Members of the House Energy Committee, including Rep. Jay Ramras, R-Fairbanks, were critical of the Alaska Energy Authority’s state energy plan as director Steve Haagenson detailed the more than 240-page volume during a hearing Tuesday afternoon.

Rep. Bryce Edgmon, a Democrat from Dillingham and committee co-chairman, said calling the report an energy plan was something of a misnomer. Instead, the report seemed a “first step” toward a state energy plan, he said.

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State of Alaska $100 million energy proposal


report cover

The State of Alaska has published its proposal for grant allocation from the Alaska Renewable Energy Fund. This money will fund the construction of a wide range of alternative energy projects throughout the state. The total proposed expenditure from the State of Alaska is $100 million, with a Federal match of approximately $300 million.


Click here for a link to the Alaska Energy Authority page that outlines the proposal and links to relevant documents.

High school may use wood-fired boiler heater

From the Anchorage Daily News, Wednesday, December 9, 2008:

The Alaska Energy Authority has agreed to spend $20,000 to analyze whether energy-efficient wood boilers would be cheaper to use than heating oil for the roughly 50,000-square-foot school being built near Talkeetna. The Matanuska-Susitna Borough, which requested the study, has also chipped in $5,000. …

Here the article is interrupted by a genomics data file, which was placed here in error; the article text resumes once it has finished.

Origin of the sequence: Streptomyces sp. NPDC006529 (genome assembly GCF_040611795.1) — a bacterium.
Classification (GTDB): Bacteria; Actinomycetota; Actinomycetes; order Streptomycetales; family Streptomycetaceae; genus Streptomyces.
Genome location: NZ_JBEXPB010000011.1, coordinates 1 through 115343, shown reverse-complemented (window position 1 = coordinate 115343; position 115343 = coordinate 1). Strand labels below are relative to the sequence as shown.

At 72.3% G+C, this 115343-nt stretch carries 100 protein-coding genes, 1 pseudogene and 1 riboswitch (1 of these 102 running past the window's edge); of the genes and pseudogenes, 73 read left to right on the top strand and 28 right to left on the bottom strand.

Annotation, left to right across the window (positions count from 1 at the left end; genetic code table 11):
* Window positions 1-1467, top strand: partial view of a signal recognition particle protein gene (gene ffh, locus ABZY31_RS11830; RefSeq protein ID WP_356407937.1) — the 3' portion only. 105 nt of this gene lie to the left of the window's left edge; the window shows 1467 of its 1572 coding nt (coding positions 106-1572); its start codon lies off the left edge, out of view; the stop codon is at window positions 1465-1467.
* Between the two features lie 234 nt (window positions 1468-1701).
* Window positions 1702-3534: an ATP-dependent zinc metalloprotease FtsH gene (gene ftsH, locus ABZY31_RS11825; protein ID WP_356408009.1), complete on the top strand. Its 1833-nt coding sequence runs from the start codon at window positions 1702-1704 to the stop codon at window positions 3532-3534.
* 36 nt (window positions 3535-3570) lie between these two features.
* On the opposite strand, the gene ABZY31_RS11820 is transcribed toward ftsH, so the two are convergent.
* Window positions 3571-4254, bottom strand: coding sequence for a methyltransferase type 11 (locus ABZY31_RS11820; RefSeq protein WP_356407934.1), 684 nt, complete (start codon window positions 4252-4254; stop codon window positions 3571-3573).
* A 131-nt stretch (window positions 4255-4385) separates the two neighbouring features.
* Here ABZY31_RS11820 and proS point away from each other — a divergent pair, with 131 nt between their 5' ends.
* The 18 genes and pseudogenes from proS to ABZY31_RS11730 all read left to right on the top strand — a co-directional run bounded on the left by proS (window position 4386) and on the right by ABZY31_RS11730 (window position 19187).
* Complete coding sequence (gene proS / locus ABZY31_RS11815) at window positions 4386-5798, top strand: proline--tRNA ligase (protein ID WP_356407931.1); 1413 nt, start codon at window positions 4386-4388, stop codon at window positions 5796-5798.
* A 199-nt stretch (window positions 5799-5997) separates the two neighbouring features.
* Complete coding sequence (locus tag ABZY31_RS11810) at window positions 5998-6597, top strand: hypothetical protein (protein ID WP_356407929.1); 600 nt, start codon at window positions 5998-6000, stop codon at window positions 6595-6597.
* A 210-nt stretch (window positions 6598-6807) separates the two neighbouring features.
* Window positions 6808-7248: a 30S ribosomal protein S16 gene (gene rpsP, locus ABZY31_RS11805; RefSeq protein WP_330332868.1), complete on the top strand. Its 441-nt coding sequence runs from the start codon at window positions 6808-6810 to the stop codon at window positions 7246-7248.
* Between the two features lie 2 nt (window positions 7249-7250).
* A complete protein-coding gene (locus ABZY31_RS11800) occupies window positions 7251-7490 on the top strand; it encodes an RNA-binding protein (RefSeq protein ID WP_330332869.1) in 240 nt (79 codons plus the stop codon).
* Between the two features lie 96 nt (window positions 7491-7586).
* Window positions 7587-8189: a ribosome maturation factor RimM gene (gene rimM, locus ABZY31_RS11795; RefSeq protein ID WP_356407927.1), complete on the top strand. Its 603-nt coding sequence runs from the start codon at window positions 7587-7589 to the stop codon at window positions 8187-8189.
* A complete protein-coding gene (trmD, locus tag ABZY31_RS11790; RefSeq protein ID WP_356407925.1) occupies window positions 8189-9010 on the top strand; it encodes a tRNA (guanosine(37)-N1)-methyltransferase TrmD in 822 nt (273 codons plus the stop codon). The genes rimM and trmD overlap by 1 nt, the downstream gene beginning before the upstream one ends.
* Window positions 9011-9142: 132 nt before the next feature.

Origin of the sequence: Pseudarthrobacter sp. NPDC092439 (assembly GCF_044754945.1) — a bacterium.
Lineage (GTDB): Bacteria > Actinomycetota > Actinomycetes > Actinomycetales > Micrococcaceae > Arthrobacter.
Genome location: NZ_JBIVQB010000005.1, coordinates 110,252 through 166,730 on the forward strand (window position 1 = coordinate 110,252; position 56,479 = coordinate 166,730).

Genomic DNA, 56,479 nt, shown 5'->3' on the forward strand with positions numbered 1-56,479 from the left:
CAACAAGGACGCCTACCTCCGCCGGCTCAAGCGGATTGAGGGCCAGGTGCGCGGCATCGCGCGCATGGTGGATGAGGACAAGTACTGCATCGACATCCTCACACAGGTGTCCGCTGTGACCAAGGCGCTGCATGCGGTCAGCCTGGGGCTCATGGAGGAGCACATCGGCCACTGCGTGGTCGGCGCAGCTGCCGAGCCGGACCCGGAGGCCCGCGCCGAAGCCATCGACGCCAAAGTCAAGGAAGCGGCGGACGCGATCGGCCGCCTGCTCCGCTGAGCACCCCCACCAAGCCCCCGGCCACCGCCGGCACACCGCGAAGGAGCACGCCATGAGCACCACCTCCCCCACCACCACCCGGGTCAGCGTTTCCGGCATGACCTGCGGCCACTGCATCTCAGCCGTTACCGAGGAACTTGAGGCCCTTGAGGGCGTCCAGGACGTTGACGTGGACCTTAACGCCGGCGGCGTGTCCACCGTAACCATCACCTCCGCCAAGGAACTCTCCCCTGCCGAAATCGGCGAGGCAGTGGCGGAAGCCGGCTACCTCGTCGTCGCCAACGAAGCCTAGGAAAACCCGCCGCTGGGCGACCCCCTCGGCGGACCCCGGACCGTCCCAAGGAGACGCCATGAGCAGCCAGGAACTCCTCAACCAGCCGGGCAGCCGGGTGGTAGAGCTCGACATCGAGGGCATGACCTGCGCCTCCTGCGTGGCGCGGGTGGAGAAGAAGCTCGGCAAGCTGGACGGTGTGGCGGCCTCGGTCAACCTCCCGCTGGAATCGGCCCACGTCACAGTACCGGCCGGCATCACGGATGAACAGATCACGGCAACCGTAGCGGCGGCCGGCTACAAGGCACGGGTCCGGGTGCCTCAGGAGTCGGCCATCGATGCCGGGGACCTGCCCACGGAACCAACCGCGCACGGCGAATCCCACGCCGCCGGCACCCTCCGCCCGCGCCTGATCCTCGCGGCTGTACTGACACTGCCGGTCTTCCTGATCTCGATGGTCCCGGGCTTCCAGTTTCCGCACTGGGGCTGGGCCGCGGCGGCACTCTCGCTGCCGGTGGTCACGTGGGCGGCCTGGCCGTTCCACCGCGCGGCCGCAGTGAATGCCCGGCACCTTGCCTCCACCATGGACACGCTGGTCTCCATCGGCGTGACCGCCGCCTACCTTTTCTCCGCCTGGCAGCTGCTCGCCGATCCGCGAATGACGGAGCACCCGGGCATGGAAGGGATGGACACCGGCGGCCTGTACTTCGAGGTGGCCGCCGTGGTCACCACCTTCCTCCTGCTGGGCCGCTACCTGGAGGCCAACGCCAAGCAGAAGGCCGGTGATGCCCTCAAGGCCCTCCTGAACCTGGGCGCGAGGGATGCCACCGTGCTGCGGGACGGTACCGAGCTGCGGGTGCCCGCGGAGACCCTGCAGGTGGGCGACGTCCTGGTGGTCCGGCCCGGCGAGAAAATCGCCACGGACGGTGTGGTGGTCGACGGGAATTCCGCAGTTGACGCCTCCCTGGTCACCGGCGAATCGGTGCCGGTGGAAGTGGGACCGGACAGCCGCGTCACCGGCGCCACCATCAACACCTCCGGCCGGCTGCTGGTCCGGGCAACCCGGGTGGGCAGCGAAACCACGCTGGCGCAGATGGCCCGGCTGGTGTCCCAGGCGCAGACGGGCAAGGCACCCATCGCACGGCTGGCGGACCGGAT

Local residents cooked up the idea. For more than a year, they’ve pressed the borough to consider using a wood-heated boiler as the primary heating source for the school, and to leave the fuel-oil boiler as a secondary heater. The wood could be harvested on borough-owned land a few miles from the school, whereas fuel oil would be trucked to the school from Nikiski, said mechanical engineer Tami Hamler, a supporter of the wood-fired boiler project. And if sustainable harvest practices are used, wood from public land could heat the school indefinitely, Hamler said.

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Funding biomass fuels may be a hurdle

From the Fairbanks Daily Newsminer July 19, 2008

Proponents of a plant that would make liquid fuels out of coal say such a facility could be the solution to high energy costs in Fairbanks and Interior villages.

However, a financial specialist warned that private-sector financing will be hard to find without some government assistance, either as cash, loan guarantees or off-take agreements.

The borough and Fairbanks Economic Development Corporation have proposed building a plant that would produce between 20,000 and 40,000 barrels of liquid fuel a day from coal and biomass — a plant that would probably cost at least several billion dollars.

High-ranking officials from the U.S. Department of Energy and the U.S. Air Force, as well as more local players, gathered Friday in Fairbanks to discuss how to fast-track a biomass and coal-to-liquids facility. They heard from seven speakers representing pieces of the project.

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Newsminer: Rural Alaska communities seek ways to lower energy costs

From the Fairbanks Daily Newsminer July 5, 2008

A group of Dillingham, Alaska, fishermen hoping to reduce gas costs for the Bristol Bay fleet are sketching plans to turn salmon waste into fuel.

In Nunam Iqua in Western Alaska, a tiny utility hopes to spin power from the wind electric use will jump when a new school opens and flush toilets arrive.

And in Fort Yukon in the Interior, Native groups hope to heat buildings with wood collected from fire-charred swaths of forest.